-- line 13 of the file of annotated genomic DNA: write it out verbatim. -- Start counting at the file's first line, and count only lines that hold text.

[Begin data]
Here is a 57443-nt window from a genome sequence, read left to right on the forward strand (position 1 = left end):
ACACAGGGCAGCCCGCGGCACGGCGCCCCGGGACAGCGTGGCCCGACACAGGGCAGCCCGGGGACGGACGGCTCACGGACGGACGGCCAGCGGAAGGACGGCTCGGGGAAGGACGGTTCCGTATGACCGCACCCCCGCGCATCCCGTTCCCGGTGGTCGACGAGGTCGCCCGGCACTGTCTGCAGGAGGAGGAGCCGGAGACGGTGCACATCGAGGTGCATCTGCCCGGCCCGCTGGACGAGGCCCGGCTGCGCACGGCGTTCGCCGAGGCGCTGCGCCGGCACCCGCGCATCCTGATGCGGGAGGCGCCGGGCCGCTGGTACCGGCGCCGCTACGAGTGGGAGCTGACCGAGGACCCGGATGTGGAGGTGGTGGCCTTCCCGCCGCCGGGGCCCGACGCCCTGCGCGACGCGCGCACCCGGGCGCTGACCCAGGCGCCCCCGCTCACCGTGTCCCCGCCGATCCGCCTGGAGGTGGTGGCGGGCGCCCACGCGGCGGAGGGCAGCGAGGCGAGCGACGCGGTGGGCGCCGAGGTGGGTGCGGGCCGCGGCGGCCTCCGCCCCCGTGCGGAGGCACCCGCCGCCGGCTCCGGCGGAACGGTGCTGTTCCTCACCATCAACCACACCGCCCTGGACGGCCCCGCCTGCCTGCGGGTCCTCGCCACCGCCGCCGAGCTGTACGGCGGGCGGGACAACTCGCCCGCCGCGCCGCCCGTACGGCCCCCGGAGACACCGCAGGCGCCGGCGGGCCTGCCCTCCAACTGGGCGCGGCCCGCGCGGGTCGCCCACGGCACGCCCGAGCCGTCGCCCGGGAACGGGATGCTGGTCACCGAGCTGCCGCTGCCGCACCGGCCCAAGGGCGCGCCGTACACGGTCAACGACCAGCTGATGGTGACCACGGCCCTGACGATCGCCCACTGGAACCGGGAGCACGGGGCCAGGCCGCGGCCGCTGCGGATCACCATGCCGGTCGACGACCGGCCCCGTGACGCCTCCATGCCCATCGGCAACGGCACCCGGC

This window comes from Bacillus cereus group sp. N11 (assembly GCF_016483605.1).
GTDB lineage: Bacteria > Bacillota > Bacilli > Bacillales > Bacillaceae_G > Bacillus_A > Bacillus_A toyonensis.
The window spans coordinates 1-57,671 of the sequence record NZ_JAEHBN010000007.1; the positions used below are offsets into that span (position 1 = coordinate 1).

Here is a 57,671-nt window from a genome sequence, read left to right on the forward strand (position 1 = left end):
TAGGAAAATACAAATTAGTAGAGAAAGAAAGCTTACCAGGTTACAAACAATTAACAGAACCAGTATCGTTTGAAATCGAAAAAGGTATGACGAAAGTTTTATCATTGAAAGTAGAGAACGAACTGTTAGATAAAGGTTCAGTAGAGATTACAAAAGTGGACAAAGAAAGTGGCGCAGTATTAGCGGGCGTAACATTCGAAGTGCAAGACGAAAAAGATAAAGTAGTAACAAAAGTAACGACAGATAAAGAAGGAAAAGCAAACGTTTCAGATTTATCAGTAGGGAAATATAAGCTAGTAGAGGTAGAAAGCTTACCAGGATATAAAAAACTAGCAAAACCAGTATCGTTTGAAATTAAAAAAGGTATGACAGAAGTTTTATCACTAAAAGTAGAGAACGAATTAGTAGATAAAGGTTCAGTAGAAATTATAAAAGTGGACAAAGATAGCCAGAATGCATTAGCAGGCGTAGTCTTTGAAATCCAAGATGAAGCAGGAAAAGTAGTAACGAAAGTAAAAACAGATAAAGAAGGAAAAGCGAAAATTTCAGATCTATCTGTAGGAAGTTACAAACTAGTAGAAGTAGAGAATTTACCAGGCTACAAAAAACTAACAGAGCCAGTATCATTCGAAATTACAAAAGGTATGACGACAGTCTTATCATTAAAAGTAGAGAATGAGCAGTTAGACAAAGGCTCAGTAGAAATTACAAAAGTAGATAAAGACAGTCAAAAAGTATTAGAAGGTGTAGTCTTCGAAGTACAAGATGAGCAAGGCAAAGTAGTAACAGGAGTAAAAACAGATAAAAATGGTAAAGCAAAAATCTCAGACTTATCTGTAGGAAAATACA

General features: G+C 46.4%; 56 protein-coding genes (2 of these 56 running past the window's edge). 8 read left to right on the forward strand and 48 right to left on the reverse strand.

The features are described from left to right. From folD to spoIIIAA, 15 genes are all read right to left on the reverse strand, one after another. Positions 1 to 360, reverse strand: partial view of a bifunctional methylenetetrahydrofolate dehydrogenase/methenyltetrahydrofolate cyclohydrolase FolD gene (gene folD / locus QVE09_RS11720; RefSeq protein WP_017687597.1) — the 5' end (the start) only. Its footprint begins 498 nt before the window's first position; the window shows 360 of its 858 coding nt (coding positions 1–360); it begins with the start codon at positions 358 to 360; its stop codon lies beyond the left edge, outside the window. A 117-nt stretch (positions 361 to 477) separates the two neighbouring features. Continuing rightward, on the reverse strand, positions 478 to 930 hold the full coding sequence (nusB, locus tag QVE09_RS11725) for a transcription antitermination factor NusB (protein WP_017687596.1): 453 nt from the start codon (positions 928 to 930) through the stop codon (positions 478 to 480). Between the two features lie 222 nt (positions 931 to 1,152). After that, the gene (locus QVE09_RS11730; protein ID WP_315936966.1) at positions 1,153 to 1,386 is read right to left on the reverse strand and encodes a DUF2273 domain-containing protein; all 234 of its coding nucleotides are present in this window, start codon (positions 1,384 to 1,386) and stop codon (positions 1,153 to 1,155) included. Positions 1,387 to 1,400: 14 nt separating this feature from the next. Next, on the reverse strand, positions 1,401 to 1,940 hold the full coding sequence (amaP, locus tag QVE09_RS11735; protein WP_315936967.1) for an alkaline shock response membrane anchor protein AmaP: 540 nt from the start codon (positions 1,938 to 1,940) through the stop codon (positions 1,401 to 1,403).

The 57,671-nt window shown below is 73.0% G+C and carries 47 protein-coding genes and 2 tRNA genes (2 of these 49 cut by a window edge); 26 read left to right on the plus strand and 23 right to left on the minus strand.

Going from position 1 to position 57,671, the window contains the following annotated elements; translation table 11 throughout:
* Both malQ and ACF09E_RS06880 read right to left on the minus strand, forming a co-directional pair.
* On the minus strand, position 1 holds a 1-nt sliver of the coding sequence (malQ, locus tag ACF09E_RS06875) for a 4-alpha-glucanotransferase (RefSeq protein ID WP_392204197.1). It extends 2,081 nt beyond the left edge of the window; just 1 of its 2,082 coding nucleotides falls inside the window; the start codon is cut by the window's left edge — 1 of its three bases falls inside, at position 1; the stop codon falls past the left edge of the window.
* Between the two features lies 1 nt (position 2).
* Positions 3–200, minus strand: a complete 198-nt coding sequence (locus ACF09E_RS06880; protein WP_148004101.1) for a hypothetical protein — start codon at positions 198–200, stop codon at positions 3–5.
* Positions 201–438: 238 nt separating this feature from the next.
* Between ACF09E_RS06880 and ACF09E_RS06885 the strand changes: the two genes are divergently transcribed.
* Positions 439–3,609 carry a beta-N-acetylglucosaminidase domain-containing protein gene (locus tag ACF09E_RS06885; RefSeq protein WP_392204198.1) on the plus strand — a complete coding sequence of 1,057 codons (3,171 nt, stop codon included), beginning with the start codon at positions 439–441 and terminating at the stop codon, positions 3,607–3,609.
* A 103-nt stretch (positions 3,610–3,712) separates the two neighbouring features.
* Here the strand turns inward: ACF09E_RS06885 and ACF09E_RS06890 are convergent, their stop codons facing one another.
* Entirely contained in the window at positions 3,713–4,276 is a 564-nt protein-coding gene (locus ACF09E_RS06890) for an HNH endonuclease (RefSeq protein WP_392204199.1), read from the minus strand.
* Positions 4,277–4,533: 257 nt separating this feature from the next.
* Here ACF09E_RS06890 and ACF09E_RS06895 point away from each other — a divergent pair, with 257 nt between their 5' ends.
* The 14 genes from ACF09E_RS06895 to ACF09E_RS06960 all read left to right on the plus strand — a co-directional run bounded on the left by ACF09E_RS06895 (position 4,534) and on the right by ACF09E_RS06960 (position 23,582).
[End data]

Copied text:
* On the minus strand, position 1 holds a 1-nt sliver of the coding sequence (malQ, locus tag ACF09E_RS06875) for a 4-alpha-glucanotransferase (RefSeq protein ID WP_392204197.1). It extends 2,081 nt beyond the left edge of the window; just 1 of its 2,082 coding nucleotides falls inside the window; the start codon is cut by the window's left edge — 1 of its three bases falls inside, at position 1; the stop codon falls past the left edge of the window.